Evangelicals, Americans in particular, hold the Bible to be the “word of God.” And as such the Bible should function as the authority for Christian faith and practice. For some this means that the Bible can provide the answers to many, if not all, of life’s questions, problems and dilemma. In his book The Bible Made Impossible (Brazos, 2011), Christian Smith argues that this view of scripture is unhelpful and, ultimately, unsustainable. Smith hopes to reveal this to his readers and to provide them with a better way to approach and interpret the Bible.
Smith acknowledges that there are a variety of definitions for what he calls “Biblicism.” The one he focuses in on is that which treats the Bible like a handbook for living. He has in view here those who think that any answer to any question can be found in the Bible. As an illustration of this approach he points out the numerous books published each year that claim the Bible has the “answer” to any number of personal or social ills. He lists books on a range of topics Bible Diets, Bible Answers, Biblical Psychology, Biblical Principles for Finances and Bible Recipes. Such titles assume that there is an answer to the problem that can be found if the reader just digs deep enough into the Bible.
The biggest problem with this approach to the Bible, according to Smith, is that it doesn’t work. To assume that the Bible has the answers to everything is to overlook the problem of pervasive interpretive pluralism. In other words, there are lots of differing interpretations of different scriptures. For example, there are a number of types of church polity in existence many (if not) all that claim to be based on the Bible. If the Bible details the way a church should govern itself why don’t the faithful follow one method? Similarly, there are debates over free will and predestination that are based on the Bible. Or what about the Sabbath? Why are some churches stricter than others and some worship on Saturday rather than Sunday? Finally, what about such topics like slavery? Both abolition and pro-slavery groups claimed their position was right based on the Bible.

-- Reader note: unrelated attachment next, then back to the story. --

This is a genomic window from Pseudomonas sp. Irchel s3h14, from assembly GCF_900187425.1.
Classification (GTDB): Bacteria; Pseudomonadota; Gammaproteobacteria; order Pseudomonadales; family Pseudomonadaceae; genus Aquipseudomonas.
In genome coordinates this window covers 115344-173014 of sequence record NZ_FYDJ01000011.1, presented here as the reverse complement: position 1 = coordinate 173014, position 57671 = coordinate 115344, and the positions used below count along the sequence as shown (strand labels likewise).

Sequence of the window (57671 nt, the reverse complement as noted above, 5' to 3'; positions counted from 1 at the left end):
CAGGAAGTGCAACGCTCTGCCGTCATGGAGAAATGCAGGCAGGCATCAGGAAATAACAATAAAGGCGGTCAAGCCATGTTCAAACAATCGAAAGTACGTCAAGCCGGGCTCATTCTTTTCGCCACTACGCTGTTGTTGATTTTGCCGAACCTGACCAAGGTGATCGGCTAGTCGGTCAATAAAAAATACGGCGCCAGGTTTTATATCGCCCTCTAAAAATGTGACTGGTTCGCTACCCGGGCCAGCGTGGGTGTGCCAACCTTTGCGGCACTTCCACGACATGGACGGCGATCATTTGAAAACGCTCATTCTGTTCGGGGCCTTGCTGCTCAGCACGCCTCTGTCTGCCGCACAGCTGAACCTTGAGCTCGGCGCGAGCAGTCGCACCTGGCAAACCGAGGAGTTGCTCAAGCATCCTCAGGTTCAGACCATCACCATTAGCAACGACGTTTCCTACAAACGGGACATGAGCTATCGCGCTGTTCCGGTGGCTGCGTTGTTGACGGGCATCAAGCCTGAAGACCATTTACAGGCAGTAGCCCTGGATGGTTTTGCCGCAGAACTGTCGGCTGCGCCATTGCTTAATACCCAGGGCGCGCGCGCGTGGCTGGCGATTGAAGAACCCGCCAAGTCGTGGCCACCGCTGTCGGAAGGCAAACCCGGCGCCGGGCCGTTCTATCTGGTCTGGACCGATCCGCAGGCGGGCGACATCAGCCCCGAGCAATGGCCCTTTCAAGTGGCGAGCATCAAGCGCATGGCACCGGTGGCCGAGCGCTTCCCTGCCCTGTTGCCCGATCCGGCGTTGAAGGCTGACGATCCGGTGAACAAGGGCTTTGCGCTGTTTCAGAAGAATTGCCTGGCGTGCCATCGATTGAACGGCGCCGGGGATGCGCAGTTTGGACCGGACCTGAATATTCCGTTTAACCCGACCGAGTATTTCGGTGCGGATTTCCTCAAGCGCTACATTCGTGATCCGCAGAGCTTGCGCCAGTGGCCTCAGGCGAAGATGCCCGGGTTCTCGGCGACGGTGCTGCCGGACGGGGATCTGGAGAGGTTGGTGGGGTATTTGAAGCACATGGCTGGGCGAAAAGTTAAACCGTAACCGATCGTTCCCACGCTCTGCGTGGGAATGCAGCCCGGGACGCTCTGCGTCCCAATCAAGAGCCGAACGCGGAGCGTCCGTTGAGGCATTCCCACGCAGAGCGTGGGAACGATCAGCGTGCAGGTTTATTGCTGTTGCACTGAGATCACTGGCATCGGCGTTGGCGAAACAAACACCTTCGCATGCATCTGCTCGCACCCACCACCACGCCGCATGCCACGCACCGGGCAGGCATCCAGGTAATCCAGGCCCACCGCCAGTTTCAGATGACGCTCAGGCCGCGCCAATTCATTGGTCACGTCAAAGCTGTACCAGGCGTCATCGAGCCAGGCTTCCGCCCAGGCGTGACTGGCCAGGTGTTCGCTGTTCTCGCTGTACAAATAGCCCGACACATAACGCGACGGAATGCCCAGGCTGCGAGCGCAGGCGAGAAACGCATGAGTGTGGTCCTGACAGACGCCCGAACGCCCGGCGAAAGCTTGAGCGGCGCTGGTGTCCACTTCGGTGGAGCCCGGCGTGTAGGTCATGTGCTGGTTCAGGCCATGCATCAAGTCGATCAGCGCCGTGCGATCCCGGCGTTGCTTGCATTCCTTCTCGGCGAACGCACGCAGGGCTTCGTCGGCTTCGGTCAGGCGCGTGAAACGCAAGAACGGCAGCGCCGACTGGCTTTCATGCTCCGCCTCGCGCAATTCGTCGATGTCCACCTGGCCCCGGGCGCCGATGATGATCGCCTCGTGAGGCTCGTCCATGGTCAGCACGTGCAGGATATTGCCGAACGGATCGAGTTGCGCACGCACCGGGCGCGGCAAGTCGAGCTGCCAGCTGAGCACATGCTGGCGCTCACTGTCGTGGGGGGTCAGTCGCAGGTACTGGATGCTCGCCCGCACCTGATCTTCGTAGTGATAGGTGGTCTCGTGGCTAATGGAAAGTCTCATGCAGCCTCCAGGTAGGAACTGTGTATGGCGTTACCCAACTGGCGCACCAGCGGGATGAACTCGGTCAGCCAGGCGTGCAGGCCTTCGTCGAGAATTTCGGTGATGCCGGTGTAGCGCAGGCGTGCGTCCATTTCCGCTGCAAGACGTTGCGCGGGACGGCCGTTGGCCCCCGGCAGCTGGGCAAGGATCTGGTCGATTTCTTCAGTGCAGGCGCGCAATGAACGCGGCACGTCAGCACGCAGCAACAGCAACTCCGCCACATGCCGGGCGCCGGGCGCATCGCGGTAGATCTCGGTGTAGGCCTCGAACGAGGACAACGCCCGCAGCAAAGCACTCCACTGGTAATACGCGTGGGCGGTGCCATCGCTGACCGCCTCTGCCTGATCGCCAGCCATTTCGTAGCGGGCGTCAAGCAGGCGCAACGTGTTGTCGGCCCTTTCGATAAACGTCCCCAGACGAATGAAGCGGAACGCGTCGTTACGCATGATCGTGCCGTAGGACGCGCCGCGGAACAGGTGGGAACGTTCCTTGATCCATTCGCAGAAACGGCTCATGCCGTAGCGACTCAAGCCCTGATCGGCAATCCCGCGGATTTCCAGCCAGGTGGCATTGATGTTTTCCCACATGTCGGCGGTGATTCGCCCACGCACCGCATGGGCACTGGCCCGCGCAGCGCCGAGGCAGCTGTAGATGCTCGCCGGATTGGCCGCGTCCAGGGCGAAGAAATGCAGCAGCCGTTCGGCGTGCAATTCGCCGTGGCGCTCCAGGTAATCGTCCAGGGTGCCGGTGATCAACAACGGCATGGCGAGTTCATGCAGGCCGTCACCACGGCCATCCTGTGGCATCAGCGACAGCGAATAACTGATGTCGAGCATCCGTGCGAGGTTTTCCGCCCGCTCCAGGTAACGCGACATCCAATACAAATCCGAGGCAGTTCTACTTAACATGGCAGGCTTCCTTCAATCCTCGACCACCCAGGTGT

Moreover, reading the Bible this way creates some subsidiary problems. There are parts of the Bible that are ignored (did greet anyone with a holy kiss today?), arbitrarily determined to be culturally relative (most people don’t worship idols but will eat a pork chop), and many of the practices that are in place violate the principles of a Biblicist reading (the Bible says to stone a rebellious son, but most Christians don’t advocate that form of punishment).
Smith suggests a new way forward. First of all, he promotes a Christocentric hermeneutic. He suggests that the entire Bible be read with Christ in view. Christ, he argues, is the true and final word of God and the Bible only points to Christ. Christ is the interpretive key to understanding scripture. Second, Bible readers need to accept the complexity and ambiguity of the Bible. This means acknowledging that the Bible does not address every topic and therefore does not have the answer to every question and/or problem. Along with this, readers also need to resist the temptation to harmonize the Bible; to make it agree in places where it does not. He also suggests that there needs to be a better understanding between dogma and doctrine. Too often, he argues, a confusion of the two has led many to claim that they have the “correct” interpretation of the Bible and all those who hold to another are, therefore, are not true believers. Finally, not everything in the Bible needs to be replicated. There are some (many) things in the Bible that do not necessarily apply to us today.
Smith’s hope is to sound a clarion call for evangelicals to change the way they read and use the Bible. Overall I agree with much of what he writes and even found myself wincing sometimes as I realized that I still think about or use the Bible in some of the ways that he describes. Old habits and patterns die hard. Other times I felt like he was preaching to the choir, but that is because I am aware of many of the problems he highlights.
I think he is to be commended for his effort to raise awareness of this issue. Too many Christians have a handbook view of the Bible, and are often disappointed when the “divine instruction manual” doesn’t produce the desire results. The only drawback to the book might be that it will be a bit technical for some. It seems clear that Smith is aiming for an audience that is somewhat educated and willing to think more broadly. I can’t imagine handing this book to many people in church and expecting them to be fully convinced. It would take much more than is here and a lot of pastoral interaction. And perhaps that is for whom this books is best suited; those in teaching and preaching ministries. Hopefully they will read Smith and begin reversing the tide of Biblicism in America and beyond.